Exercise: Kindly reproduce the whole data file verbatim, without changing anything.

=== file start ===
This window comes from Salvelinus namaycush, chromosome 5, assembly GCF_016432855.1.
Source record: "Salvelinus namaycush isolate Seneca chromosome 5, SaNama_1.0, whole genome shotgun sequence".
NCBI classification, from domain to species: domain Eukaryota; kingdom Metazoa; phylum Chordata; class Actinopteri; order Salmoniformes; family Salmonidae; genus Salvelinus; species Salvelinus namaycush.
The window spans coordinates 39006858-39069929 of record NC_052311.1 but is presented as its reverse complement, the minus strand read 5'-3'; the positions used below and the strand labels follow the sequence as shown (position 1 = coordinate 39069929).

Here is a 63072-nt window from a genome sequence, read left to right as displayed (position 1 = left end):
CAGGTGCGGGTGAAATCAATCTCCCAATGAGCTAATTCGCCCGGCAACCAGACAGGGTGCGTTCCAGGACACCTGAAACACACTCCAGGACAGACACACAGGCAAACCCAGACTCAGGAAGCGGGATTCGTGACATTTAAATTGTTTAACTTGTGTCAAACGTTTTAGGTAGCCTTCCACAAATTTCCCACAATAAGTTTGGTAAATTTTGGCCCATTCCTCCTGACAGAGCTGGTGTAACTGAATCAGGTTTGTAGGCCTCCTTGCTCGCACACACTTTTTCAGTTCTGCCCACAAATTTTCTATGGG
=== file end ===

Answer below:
This window comes from Salvelinus namaycush, chromosome 5, assembly GCF_016432855.1.
Source record: "Salvelinus namaycush isolate Seneca chromosome 5, SaNama_1.0, whole genome shotgun sequence".
NCBI classification, from domain to species: domain Eukaryota; kingdom Metazoa; phylum Chordata; class Actinopteri; order Salmoniformes; family Salmonidae; genus Salvelinus; species Salvelinus namaycush.
The window spans coordinates 39006858-39069929 of record NC_052311.1 but is presented as its reverse complement, the minus strand read 5'-3'; the positions used below and the strand labels follow the sequence as shown (position 1 = coordinate 39069929).

Here is a 63072-nt window from a genome sequence, read left to right as displayed (position 1 = left end):
CAGGTGCGGGTGAAATCAATCTCCCAATGAGCTAATTCGCCCGGCAACCAGACAGGGTGCGTTCCAGGACACCTGAAACACACTCCAGGACAGACACACAGGCAAACCCAGACTCAGGAAGCGGGATTCGTGACATTTAAATTGTTTAACTTGTGTCAAACGTTTTAGGTAGCCTTCCACAAATTTCCCACAATAAGTTTGGTAAATTTTGGCCCATTCCTCCTGACAGAGCTGGTGTAACTGAATCAGGTTTGTAGGCCTCCTTGCTCGCACACACTTTTTCAGTTCTGCCCACAAATTTTCTATGGG